Despite Iffy Capital Markets, Class A Buyers Remain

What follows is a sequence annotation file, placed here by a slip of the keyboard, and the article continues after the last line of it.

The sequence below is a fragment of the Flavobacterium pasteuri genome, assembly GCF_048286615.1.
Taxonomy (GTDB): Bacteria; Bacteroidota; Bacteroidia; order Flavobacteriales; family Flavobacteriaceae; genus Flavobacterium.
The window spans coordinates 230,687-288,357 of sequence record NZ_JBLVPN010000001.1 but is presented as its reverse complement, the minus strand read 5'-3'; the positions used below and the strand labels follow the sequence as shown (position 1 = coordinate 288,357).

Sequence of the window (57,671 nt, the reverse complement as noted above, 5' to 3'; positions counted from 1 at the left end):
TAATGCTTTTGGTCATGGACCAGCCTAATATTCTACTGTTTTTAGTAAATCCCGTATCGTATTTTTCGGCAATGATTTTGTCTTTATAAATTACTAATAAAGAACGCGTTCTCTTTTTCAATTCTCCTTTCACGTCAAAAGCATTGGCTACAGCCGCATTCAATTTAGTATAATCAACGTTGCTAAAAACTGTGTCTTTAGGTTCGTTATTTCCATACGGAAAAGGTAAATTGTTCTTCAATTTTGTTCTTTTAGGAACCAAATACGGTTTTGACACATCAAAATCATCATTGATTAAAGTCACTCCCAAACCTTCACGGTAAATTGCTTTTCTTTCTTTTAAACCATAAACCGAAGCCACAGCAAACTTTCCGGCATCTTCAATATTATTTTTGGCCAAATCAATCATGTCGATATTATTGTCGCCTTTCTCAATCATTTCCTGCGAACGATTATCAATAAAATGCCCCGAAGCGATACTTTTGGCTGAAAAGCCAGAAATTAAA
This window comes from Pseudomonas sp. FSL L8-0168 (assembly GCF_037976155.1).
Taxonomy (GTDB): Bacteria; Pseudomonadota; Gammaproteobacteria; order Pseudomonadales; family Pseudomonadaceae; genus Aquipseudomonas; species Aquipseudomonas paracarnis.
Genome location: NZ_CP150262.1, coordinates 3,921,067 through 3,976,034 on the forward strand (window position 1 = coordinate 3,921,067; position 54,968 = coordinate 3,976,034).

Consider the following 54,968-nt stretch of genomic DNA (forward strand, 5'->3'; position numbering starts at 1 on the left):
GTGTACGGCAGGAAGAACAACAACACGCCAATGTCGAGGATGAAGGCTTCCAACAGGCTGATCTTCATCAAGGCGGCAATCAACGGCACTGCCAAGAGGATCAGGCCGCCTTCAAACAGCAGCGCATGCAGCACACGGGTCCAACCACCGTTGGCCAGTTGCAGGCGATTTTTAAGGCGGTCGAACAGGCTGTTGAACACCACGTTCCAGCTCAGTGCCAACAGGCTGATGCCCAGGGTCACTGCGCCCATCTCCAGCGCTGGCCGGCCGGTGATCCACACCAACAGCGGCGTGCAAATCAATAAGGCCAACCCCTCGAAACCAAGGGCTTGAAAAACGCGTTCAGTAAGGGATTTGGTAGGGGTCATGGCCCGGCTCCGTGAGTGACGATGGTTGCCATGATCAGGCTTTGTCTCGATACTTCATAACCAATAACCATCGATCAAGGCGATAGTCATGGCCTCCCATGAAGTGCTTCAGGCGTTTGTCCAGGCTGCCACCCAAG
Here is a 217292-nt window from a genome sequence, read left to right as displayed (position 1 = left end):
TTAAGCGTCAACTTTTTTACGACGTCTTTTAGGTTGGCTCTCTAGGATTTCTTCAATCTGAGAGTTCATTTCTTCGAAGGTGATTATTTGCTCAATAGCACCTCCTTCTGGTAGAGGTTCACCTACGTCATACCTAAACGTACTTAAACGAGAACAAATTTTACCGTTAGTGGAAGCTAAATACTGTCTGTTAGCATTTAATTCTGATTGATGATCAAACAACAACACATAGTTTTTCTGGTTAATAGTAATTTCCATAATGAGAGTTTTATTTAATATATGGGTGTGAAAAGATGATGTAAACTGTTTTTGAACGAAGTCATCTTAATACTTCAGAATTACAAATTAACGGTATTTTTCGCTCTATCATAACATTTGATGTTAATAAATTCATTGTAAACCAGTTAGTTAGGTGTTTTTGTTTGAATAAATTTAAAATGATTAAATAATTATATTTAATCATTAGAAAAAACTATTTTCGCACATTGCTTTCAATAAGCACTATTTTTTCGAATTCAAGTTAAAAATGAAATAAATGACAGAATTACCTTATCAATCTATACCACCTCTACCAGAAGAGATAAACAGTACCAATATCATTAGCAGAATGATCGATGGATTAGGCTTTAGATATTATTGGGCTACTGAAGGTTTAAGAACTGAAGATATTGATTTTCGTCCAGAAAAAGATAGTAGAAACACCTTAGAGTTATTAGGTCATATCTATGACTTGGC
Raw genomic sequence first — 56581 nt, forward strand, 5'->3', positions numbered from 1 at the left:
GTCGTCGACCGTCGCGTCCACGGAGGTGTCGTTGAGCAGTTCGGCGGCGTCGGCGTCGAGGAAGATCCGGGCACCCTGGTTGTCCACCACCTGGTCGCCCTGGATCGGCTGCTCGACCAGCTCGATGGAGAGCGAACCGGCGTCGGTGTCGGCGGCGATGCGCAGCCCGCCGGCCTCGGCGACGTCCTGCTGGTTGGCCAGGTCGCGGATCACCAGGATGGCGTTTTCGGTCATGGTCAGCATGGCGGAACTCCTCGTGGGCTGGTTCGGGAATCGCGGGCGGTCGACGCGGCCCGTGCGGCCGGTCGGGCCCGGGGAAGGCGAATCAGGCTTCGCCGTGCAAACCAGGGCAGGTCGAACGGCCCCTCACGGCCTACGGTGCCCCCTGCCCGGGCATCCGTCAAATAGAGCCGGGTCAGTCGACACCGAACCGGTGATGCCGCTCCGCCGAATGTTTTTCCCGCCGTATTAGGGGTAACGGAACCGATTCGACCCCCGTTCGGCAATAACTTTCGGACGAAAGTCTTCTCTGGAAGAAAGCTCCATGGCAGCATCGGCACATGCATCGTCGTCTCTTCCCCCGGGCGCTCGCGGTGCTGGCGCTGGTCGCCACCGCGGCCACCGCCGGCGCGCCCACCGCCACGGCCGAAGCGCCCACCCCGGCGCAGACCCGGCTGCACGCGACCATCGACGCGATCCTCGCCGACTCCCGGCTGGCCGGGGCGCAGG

Class A properties continue to attract plenty of buyers in all four major commercial property sectors.  “A plethora of buyers interested in Class A properties are still in the market,” Kevin Nunnink, chairman of New York City-based Integra Realty Resources, Inc., told CPN today. “Of course, there aren’t as many buyers as there were before. The declining demand may be flattening prices and giving these investors opportunities to corner institutional grade property at a good price. This is very real.” Nunnink’s observation is one of the major conclusions of an IRR report on the commercial real estate markets released yesterday. Titled IRR-Viewpoint: Real Estate Value Trends 2008, the report sizes up this year’s investment markets for office, retail, industrial and multi-family. The data in the report has been culled from comprehensive market reports assembled by 500 real estate professionals working in 58 IRR offices across the United States.  In the office market, the data led IRR to project stable to slightly rising cap rates in both the Central Business District and suburban office markets. “No one is optimistic, thanks to the job market and increasing capital costs,” Nunnink (pictured) said. Still, investors in the market might like higher cap rates. In the retail sector, Viewpoint projects a slight downward move in cap rates in all categories, from malls to strip centers. In that market, cap rates at the end of 2007 ranged from about 5.5 percent for regional malls up to a high of 9 percent for strip centers. In a cautionary note, Viewpoint cited reports from developers of a decline in the tenant pipeline, with national retailers becoming more cautious in site selection and in the numbers of new stores opened. Viewpoint’s industrial projection calls for stable cap rates with rising rates characteristic of some of the market. But there is some good news in industrial. “The hot news in this category is that people with intermodal opportunities will see–regardless of what the economy does–more absorption, relatively speaking, than their competitors around the country,” Nunnink said. “Thanks to Asia, the industrial market is beginning to undergo dramatic changes.” Nunnink calls the multi-family sector the poster child of commercial real estate. “For the first time in 20 years, according to apartment developers, occupancies in November and December rivaled their summer occupancies,” he said. “That tells owners that there is a real opportunity to bump rents in the spring.”